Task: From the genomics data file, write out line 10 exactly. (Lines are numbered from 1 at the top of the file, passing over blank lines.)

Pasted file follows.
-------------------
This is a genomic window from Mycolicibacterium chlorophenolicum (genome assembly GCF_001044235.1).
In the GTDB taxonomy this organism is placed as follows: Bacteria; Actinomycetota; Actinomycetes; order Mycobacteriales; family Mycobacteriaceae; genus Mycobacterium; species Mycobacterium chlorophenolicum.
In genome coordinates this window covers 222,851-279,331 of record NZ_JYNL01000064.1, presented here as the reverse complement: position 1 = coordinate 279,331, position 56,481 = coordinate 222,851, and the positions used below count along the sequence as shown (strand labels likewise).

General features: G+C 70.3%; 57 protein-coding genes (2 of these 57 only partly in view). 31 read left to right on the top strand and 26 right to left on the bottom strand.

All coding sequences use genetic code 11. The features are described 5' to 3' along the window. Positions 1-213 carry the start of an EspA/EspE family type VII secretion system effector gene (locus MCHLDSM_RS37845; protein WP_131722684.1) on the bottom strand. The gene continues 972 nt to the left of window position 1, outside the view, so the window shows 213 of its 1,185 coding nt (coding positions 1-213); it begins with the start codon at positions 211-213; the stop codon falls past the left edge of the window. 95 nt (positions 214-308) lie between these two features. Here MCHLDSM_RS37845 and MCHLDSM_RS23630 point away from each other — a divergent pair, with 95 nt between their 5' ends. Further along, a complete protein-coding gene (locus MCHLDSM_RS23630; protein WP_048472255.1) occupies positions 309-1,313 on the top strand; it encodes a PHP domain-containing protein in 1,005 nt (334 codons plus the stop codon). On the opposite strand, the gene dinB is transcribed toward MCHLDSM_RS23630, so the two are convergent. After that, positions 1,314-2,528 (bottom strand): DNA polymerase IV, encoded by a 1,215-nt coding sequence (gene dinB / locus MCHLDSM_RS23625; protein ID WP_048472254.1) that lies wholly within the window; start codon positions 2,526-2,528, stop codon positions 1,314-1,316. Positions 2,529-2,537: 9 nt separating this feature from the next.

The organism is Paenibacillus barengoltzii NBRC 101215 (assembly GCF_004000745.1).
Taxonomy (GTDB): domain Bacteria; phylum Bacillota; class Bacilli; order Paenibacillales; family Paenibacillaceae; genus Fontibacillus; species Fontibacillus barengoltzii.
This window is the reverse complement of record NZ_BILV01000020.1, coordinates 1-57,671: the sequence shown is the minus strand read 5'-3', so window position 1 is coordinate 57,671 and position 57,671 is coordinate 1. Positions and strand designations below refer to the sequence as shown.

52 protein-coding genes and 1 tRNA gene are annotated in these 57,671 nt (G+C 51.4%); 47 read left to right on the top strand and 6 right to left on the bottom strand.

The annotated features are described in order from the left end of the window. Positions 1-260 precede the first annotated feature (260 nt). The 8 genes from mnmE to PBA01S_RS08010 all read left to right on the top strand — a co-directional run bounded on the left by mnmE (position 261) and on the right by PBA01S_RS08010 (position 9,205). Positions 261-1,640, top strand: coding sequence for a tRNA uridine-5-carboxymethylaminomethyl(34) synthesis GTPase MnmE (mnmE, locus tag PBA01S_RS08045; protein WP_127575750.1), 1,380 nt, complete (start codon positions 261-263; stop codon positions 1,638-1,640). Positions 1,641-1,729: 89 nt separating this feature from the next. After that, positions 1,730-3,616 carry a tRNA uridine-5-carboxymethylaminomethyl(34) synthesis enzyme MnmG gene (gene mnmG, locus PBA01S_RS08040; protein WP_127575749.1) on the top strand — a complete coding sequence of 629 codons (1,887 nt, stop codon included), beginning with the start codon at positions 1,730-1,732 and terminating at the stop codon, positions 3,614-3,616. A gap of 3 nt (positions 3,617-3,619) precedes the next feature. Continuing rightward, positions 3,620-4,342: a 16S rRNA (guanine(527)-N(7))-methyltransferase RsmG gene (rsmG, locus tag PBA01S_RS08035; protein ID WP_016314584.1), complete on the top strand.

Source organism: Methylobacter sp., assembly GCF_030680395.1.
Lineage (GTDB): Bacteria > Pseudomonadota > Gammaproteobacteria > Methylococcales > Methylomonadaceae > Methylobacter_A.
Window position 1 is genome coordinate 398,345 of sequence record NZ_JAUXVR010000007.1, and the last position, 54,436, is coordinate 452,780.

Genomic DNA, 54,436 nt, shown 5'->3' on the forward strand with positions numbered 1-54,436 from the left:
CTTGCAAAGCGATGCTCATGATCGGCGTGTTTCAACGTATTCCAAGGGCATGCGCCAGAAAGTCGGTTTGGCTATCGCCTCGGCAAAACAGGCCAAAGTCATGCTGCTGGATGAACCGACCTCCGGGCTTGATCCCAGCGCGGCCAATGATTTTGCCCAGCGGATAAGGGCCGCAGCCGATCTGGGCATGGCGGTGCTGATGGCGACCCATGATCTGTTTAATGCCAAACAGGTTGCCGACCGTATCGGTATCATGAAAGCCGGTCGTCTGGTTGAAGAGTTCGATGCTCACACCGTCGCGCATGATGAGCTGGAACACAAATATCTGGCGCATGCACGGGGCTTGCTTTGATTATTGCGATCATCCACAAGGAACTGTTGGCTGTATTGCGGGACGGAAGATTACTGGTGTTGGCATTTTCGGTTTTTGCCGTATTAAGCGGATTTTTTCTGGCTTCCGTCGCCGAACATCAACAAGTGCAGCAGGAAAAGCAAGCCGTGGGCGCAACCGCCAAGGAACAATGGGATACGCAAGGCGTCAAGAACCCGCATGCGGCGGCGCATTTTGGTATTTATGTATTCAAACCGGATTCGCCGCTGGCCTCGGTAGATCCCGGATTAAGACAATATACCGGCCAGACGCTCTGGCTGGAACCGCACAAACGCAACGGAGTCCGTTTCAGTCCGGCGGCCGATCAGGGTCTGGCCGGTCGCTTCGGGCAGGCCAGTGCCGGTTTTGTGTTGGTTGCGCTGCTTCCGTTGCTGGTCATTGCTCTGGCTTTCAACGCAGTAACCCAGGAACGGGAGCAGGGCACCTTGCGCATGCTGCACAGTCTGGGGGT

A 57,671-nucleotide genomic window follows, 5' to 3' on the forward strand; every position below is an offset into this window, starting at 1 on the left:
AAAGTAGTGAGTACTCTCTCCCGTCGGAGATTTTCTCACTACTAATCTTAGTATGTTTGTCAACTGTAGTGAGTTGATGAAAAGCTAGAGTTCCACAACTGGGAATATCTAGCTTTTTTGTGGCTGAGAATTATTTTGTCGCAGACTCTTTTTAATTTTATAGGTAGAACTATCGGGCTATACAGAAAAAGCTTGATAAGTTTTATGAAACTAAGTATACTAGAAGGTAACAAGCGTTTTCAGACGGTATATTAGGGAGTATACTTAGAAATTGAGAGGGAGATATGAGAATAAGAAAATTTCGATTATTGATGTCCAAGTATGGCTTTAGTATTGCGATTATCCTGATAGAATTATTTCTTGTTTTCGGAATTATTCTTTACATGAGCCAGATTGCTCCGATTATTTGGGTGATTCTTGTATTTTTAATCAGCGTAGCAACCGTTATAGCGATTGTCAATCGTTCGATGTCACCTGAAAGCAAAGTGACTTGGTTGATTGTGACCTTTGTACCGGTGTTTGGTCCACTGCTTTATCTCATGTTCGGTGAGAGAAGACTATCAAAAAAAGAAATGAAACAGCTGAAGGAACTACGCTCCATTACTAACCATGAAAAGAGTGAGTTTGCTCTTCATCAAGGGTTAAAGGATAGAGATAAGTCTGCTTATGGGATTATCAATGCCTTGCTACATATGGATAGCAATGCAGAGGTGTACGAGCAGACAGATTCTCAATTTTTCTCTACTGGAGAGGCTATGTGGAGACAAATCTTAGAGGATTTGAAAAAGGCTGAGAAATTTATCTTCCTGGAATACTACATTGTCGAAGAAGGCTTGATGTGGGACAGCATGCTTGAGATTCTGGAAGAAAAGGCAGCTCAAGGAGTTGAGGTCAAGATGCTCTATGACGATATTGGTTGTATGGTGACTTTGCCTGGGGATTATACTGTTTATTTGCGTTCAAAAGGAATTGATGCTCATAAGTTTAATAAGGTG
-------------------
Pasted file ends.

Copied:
The annotated features are described in order from the left end of the window. Positions 1-260 precede the first annotated feature (260 nt). The 8 genes from mnmE to PBA01S_RS08010 all read left to right on the top strand — a co-directional run bounded on the left by mnmE (position 261) and on the right by PBA01S_RS08010 (position 9,205). Positions 261-1,640, top strand: coding sequence for a tRNA uridine-5-carboxymethylaminomethyl(34) synthesis GTPase MnmE (mnmE, locus tag PBA01S_RS08045; protein WP_127575750.1), 1,380 nt, complete (start codon positions 261-263; stop codon positions 1,638-1,640). Positions 1,641-1,729: 89 nt separating this feature from the next. After that, positions 1,730-3,616 carry a tRNA uridine-5-carboxymethylaminomethyl(34) synthesis enzyme MnmG gene (gene mnmG, locus PBA01S_RS08040; protein WP_127575749.1) on the top strand — a complete coding sequence of 629 codons (1,887 nt, stop codon included), beginning with the start codon at positions 1,730-1,732 and terminating at the stop codon, positions 3,614-3,616. A gap of 3 nt (positions 3,617-3,619) precedes the next feature. Continuing rightward, positions 3,620-4,342: a 16S rRNA (guanine(527)-N(7))-methyltransferase RsmG gene (rsmG, locus tag PBA01S_RS08035; protein ID WP_016314584.1), complete on the top strand.